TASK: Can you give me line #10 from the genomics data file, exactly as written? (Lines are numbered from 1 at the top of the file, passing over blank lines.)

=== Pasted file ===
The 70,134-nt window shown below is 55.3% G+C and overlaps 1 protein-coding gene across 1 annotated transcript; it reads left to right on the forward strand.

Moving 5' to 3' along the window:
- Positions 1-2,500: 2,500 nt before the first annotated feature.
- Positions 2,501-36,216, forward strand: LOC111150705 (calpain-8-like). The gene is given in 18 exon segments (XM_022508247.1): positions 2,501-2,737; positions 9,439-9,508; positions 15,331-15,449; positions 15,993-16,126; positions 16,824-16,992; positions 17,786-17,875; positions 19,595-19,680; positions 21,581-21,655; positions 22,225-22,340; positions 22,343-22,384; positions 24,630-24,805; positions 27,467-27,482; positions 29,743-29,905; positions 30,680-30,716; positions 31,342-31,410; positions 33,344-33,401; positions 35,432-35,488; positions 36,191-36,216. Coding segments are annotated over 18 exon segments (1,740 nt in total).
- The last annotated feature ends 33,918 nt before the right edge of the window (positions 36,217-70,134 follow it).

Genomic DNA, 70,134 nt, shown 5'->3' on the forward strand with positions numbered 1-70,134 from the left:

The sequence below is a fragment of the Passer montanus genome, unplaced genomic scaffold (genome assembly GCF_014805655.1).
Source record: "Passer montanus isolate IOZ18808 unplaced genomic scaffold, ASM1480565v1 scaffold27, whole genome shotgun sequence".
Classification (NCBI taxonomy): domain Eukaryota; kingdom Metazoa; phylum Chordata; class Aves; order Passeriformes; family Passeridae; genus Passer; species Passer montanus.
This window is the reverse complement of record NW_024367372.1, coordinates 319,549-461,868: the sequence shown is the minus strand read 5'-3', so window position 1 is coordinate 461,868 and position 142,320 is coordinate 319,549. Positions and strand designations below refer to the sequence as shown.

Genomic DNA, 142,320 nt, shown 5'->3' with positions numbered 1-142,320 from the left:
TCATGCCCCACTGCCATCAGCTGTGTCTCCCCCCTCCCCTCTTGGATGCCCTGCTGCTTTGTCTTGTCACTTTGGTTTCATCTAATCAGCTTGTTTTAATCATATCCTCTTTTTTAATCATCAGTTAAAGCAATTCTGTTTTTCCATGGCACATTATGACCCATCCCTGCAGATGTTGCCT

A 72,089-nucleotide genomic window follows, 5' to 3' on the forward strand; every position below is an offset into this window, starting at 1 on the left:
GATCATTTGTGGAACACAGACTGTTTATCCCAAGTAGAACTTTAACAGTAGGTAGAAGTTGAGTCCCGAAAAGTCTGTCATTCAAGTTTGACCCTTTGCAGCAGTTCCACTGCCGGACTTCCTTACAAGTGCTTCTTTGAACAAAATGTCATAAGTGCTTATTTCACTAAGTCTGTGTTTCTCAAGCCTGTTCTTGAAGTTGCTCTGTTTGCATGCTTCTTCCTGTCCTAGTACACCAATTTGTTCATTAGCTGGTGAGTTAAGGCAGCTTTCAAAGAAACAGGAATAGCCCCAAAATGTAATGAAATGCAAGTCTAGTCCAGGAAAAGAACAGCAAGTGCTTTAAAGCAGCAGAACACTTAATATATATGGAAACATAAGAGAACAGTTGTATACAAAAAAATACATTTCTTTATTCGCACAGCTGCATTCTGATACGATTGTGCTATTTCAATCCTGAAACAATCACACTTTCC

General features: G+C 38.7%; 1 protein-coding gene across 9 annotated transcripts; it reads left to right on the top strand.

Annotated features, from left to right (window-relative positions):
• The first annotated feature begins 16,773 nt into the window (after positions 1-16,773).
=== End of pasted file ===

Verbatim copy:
This window is the reverse complement of record NW_024367372.1, coordinates 319,549-461,868: the sequence shown is the minus strand read 5'-3', so window position 1 is coordinate 461,868 and position 142,320 is coordinate 319,549. Positions and strand designations below refer to the sequence as shown.